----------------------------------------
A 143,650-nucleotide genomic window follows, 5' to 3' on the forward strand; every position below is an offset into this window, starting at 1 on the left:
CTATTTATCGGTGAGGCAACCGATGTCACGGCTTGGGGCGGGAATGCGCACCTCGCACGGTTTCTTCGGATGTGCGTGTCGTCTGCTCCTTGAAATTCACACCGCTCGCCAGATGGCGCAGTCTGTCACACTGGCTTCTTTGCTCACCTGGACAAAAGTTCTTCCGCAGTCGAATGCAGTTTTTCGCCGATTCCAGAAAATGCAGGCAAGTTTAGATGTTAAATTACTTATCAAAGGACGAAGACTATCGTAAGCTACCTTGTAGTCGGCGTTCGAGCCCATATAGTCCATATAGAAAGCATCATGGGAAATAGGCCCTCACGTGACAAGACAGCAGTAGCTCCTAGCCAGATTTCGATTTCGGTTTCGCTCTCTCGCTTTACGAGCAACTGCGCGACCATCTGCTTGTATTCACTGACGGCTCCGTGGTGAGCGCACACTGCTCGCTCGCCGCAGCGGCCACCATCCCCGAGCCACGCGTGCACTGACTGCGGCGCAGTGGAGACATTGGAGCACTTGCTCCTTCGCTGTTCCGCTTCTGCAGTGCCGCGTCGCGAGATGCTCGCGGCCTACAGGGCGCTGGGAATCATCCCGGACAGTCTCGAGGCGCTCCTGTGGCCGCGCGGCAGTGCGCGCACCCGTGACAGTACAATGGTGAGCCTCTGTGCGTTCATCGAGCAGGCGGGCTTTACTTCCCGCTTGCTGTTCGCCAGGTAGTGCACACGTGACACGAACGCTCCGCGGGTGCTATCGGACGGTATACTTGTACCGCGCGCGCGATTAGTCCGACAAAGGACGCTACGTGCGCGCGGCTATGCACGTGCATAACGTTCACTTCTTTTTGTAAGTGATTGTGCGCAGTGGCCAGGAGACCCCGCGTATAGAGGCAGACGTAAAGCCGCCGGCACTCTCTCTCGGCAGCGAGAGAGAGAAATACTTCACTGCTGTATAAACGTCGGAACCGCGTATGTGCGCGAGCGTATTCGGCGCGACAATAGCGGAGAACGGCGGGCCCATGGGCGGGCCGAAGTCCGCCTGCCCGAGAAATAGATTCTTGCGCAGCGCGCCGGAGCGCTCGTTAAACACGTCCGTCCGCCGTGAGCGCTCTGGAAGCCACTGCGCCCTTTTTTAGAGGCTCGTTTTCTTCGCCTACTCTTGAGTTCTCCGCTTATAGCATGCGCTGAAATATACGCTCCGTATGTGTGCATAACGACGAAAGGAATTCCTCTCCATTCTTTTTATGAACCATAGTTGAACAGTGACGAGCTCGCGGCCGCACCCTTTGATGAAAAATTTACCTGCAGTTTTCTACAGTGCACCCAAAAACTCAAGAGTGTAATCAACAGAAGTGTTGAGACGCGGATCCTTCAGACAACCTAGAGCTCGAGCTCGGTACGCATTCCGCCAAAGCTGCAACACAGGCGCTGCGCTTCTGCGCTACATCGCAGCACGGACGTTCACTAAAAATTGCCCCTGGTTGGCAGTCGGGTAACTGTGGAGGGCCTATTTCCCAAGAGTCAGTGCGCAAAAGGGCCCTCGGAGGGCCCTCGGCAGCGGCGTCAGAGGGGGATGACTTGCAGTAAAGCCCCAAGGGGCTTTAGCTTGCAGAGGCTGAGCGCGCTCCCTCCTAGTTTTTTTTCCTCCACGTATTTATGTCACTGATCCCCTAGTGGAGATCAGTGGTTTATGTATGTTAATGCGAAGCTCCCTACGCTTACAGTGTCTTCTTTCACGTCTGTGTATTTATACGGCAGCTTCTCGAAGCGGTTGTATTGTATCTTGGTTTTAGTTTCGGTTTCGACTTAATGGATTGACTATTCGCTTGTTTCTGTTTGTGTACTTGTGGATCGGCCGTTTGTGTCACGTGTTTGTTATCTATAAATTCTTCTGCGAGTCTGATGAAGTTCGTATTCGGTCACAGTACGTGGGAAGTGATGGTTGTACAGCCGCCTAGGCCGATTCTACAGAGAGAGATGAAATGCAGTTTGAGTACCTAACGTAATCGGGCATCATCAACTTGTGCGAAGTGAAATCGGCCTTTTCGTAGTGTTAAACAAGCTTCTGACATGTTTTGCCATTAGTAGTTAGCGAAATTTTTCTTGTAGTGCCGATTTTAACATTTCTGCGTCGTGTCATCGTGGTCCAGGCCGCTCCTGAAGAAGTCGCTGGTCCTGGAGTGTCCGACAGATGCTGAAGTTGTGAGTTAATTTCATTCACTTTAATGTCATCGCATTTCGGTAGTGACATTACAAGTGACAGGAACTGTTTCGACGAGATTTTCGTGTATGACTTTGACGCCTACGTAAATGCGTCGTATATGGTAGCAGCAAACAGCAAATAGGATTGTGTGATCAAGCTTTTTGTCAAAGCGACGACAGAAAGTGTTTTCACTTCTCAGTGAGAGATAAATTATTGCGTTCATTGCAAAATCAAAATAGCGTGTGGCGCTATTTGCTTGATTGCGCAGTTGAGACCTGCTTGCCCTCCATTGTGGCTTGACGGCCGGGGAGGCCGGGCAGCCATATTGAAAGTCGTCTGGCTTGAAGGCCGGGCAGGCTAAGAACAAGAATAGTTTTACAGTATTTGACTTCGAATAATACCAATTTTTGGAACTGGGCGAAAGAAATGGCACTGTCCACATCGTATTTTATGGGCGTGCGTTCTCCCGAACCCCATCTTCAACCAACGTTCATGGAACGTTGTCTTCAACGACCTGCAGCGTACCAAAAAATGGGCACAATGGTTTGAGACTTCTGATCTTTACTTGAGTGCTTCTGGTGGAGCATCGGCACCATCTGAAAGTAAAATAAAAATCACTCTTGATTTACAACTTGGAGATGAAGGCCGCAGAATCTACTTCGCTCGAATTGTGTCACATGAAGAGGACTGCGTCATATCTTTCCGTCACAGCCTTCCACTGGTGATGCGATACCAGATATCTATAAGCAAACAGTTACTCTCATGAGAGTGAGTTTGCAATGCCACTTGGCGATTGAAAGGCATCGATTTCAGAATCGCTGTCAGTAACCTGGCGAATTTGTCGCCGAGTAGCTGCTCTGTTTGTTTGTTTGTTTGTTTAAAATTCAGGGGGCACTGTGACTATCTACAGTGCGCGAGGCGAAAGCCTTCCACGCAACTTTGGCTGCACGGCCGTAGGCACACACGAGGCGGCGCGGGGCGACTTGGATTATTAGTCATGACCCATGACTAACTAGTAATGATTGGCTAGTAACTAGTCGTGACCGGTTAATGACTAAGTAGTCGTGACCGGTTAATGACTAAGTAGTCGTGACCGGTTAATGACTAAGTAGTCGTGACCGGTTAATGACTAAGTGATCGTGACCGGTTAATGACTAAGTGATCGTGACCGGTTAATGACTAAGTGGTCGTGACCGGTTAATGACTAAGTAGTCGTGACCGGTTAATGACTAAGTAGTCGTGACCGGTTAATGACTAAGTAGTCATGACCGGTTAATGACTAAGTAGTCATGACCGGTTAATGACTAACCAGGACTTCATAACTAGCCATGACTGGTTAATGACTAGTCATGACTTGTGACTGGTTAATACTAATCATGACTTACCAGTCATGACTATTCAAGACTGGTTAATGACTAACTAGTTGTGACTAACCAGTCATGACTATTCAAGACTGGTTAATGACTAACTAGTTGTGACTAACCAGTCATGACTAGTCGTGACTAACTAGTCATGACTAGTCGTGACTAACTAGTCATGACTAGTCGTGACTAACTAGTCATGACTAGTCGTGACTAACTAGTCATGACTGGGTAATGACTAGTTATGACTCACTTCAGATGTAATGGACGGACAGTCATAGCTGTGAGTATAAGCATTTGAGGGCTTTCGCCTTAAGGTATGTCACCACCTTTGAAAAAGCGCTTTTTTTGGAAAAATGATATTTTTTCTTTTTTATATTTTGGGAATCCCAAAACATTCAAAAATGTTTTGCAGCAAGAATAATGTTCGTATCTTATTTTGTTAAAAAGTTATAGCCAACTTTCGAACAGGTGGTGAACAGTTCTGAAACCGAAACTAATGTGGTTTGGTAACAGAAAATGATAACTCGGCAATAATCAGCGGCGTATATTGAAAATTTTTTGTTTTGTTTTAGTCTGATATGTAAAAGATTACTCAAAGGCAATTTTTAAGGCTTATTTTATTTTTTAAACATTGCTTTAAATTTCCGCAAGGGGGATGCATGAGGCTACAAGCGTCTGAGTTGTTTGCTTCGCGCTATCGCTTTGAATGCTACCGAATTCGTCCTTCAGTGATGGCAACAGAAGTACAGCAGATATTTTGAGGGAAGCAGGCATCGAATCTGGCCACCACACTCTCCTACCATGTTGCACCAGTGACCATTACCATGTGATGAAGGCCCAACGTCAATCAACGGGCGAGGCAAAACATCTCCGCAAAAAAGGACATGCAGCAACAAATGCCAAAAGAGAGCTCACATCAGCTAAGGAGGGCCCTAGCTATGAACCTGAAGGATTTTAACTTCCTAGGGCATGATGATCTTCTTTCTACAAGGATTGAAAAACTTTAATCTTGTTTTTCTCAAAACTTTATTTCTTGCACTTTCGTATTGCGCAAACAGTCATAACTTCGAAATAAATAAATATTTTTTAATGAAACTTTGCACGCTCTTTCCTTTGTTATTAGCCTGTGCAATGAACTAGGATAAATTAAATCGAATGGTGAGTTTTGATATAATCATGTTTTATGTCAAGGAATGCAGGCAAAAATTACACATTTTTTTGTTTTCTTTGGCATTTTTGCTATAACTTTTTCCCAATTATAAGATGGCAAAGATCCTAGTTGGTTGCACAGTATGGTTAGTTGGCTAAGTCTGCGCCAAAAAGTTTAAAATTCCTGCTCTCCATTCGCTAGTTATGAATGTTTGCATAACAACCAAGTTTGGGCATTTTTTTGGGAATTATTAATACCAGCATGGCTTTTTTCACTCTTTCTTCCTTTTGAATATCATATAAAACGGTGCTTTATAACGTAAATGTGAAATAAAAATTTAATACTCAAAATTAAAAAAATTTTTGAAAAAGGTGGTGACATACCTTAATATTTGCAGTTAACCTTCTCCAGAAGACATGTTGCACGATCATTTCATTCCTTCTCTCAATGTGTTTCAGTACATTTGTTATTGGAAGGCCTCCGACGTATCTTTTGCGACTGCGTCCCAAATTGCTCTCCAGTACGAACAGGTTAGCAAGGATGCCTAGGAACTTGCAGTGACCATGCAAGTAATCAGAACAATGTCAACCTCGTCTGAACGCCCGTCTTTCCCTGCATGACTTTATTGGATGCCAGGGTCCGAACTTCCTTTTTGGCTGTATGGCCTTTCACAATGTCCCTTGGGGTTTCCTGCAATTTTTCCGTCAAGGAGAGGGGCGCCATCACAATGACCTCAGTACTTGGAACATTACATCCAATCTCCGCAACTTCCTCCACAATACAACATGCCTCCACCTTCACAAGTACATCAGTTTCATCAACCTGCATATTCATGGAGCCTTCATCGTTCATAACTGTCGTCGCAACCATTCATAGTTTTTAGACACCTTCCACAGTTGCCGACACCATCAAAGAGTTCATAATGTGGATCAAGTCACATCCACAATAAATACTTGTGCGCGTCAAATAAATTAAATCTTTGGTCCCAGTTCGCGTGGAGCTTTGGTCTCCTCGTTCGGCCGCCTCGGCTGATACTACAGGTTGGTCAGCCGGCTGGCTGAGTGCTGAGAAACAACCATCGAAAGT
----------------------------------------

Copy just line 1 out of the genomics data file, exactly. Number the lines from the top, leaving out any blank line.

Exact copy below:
A 143,650-nucleotide genomic window follows, 5' to 3' on the forward strand; every position below is an offset into this window, starting at 1 on the left: